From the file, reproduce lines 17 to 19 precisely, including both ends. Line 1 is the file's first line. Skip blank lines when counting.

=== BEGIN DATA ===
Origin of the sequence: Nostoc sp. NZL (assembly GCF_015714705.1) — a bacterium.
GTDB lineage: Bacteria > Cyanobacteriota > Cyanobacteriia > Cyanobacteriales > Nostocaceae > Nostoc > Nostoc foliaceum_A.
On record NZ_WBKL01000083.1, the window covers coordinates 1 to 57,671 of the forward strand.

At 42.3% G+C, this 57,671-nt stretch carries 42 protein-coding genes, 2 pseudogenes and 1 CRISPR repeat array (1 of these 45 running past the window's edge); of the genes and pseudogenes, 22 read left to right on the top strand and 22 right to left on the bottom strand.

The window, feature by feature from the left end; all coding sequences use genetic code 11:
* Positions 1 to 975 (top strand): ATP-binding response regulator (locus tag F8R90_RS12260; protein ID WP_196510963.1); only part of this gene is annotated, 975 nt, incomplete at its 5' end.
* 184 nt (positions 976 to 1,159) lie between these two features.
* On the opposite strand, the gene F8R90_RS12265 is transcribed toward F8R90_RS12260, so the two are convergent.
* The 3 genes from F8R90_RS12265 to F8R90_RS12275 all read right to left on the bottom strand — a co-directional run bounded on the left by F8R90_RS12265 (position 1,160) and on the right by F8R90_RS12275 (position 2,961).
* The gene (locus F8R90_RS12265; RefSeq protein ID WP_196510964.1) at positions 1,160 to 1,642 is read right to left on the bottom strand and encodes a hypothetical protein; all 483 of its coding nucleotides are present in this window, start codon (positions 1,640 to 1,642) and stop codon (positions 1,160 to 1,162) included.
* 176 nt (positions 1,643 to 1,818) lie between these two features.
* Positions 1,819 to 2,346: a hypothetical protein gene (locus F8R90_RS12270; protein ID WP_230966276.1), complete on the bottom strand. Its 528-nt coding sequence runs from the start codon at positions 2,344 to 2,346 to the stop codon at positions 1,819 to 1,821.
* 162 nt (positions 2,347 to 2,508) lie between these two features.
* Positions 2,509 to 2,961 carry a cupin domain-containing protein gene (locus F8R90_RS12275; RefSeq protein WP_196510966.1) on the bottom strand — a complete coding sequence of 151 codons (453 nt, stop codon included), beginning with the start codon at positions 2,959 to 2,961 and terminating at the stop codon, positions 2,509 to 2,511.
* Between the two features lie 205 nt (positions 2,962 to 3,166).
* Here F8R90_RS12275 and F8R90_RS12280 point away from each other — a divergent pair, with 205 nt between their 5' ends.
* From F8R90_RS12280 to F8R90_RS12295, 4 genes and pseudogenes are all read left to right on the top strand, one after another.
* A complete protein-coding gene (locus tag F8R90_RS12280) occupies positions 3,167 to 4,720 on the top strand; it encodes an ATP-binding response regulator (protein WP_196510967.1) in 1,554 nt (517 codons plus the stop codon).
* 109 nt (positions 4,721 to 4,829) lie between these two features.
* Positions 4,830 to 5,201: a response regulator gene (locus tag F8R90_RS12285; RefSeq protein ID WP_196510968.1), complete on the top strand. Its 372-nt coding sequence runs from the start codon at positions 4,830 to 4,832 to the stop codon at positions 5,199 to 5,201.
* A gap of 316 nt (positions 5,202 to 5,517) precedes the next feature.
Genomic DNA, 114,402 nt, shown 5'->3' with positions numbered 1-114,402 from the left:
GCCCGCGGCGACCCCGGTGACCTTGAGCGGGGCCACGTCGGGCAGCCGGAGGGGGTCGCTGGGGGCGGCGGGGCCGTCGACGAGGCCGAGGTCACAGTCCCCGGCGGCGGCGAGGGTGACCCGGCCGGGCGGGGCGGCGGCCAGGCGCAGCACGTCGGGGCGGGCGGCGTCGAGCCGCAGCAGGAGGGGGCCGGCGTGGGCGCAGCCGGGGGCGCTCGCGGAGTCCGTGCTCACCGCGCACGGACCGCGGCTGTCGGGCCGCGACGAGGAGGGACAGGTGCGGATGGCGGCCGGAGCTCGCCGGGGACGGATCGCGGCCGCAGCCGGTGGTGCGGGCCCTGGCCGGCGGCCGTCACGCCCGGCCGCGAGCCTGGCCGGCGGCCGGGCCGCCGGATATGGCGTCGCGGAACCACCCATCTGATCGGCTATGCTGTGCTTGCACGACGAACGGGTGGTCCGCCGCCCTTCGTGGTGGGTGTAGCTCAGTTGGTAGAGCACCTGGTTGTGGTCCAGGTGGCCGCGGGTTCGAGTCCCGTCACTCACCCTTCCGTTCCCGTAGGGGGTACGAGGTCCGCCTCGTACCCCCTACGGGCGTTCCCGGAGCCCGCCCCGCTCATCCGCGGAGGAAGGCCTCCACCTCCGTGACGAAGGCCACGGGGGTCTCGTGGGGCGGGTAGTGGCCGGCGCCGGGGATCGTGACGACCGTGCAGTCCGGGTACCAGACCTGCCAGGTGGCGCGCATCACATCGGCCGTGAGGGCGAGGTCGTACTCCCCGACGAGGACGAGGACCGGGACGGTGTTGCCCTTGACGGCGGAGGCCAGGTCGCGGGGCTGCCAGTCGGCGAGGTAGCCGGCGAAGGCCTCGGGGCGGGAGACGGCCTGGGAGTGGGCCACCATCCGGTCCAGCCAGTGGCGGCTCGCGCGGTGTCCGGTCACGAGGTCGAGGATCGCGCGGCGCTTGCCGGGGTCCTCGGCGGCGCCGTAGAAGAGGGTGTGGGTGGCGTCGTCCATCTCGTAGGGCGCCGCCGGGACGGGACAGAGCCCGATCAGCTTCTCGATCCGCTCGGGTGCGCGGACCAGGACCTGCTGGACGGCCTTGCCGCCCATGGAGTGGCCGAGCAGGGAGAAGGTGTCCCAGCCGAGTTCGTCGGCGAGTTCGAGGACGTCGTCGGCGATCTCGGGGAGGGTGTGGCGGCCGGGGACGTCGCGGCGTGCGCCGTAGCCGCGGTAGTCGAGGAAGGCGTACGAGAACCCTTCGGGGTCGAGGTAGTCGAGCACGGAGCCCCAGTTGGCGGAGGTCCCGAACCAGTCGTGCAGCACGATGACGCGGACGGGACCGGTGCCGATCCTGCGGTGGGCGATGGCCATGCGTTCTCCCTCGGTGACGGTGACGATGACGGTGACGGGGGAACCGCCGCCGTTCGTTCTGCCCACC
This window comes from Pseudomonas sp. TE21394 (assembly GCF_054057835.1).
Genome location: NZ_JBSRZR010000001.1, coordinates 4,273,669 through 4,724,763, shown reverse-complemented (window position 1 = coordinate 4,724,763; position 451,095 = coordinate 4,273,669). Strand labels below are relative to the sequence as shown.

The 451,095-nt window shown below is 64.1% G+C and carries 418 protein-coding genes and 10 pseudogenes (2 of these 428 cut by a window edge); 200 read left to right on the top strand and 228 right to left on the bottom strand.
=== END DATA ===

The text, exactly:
* From F8R90_RS12280 to F8R90_RS12295, 4 genes and pseudogenes are all read left to right on the top strand, one after another.
* A complete protein-coding gene (locus tag F8R90_RS12280) occupies positions 3,167 to 4,720 on the top strand; it encodes an ATP-binding response regulator (protein WP_196510967.1) in 1,554 nt (517 codons plus the stop codon).
* 109 nt (positions 4,721 to 4,829) lie between these two features.